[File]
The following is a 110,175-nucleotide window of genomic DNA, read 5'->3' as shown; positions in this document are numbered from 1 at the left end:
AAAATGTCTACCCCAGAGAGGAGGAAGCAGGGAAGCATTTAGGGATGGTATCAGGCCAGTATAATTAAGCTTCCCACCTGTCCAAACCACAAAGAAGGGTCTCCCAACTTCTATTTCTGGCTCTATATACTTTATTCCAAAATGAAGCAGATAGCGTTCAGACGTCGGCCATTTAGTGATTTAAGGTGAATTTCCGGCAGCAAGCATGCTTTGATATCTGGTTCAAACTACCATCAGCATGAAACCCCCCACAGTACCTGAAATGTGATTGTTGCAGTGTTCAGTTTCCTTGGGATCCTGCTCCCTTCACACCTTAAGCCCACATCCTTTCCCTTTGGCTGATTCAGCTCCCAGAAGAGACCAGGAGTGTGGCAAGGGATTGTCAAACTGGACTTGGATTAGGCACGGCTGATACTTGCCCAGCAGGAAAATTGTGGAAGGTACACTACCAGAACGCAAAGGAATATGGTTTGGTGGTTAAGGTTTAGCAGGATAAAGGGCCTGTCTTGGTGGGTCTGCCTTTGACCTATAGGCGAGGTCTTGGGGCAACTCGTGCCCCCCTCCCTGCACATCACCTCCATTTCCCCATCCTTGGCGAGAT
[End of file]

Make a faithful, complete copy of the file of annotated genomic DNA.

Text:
The following is a 110,175-nucleotide window of genomic DNA, read 5'->3' as shown; positions in this document are numbered from 1 at the left end:
AAAATGTCTACCCCAGAGAGGAGGAAGCAGGGAAGCATTTAGGGATGGTATCAGGCCAGTATAATTAAGCTTCCCACCTGTCCAAACCACAAAGAAGGGTCTCCCAACTTCTATTTCTGGCTCTATATACTTTATTCCAAAATGAAGCAGATAGCGTTCAGACGTCGGCCATTTAGTGATTTAAGGTGAATTTCCGGCAGCAAGCATGCTTTGATATCTGGTTCAAACTACCATCAGCATGAAACCCCCCACAGTACCTGAAATGTGATTGTTGCAGTGTTCAGTTTCCTTGGGATCCTGCTCCCTTCACACCTTAAGCCCACATCCTTTCCCTTTGGCTGATTCAGCTCCCAGAAGAGACCAGGAGTGTGGCAAGGGATTGTCAAACTGGACTTGGATTAGGCACGGCTGATACTTGCCCAGCAGGAAAATTGTGGAAGGTACACTACCAGAACGCAAAGGAATATGGTTTGGTGGTTAAGGTTTAGCAGGATAAAGGGCCTGTCTTGGTGGGTCTGCCTTTGACCTATAGGCGAGGTCTTGGGGCAACTCGTGCCCCCCTCCCTGCACATCACCTCCATTTCCCCATCCTTGGCGAGAT